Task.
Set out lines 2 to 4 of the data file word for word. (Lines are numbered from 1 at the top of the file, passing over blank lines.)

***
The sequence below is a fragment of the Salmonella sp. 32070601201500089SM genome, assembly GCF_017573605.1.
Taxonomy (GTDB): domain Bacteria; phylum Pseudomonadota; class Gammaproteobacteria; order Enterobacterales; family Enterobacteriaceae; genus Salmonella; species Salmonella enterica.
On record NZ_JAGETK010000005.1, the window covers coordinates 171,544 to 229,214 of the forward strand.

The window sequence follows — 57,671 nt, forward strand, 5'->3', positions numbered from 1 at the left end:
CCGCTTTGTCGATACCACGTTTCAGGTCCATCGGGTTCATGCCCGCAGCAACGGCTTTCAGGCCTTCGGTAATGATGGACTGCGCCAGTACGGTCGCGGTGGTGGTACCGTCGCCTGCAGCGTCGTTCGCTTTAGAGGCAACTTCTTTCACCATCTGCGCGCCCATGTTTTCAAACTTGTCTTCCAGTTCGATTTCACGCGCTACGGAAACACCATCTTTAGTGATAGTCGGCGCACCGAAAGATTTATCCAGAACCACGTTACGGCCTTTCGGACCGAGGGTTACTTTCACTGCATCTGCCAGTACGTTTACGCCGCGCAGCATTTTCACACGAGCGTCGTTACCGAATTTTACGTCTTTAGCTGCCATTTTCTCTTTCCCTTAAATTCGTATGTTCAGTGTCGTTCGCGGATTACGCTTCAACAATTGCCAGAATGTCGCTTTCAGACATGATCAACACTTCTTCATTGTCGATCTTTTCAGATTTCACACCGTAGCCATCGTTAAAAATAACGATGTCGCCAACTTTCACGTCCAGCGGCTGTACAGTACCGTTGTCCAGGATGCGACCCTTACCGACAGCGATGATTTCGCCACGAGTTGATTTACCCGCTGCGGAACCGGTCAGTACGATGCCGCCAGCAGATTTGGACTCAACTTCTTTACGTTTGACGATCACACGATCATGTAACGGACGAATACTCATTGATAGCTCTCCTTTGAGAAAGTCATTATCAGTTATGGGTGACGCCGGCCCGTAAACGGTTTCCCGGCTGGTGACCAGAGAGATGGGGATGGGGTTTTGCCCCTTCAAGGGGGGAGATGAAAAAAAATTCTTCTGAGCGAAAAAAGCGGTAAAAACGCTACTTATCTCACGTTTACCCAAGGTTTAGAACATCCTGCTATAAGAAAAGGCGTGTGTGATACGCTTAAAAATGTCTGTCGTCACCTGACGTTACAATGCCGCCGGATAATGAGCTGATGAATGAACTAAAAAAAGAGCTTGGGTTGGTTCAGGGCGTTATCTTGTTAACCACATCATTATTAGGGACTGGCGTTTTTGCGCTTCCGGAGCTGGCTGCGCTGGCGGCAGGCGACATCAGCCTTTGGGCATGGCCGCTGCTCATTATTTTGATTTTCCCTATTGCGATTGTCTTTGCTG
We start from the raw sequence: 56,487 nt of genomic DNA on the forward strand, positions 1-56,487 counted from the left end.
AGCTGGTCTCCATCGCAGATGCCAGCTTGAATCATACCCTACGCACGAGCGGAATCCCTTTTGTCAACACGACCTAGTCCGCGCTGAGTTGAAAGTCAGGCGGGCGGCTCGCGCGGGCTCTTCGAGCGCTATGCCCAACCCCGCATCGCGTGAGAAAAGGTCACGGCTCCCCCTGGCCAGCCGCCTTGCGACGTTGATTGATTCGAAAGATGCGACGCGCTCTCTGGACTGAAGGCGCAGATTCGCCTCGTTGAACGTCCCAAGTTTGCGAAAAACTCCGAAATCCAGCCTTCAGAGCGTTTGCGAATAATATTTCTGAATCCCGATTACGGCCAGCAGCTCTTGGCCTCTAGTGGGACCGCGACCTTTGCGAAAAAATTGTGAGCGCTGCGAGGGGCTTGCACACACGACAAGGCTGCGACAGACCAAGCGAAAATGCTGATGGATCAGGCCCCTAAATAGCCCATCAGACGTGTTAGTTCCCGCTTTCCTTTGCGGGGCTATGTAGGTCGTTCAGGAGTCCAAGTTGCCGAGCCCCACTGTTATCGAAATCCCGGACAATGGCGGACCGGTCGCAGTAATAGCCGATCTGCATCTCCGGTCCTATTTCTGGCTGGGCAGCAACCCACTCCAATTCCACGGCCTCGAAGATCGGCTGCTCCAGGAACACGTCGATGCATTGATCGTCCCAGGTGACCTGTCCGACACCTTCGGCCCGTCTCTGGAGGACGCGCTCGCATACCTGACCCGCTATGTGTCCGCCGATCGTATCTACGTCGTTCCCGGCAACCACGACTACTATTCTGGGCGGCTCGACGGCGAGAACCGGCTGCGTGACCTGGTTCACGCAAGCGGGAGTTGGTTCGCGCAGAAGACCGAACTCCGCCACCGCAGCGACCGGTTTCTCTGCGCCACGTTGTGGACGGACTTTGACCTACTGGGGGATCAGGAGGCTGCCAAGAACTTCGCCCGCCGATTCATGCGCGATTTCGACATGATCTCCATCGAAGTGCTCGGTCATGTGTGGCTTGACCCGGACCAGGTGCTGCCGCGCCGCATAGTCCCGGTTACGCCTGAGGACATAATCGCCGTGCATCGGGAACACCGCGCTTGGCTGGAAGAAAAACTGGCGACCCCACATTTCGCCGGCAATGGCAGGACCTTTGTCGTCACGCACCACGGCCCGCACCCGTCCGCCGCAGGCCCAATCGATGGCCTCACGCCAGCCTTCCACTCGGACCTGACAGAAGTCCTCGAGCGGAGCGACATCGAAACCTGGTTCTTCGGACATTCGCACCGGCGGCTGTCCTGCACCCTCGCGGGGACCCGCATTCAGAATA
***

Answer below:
Taxonomy (GTDB): domain Bacteria; phylum Pseudomonadota; class Gammaproteobacteria; order Enterobacterales; family Enterobacteriaceae; genus Salmonella; species Salmonella enterica.
On record NZ_JAGETK010000005.1, the window covers coordinates 171,544 to 229,214 of the forward strand.

The window sequence follows — 57,671 nt, forward strand, 5'->3', positions numbered from 1 at the left end: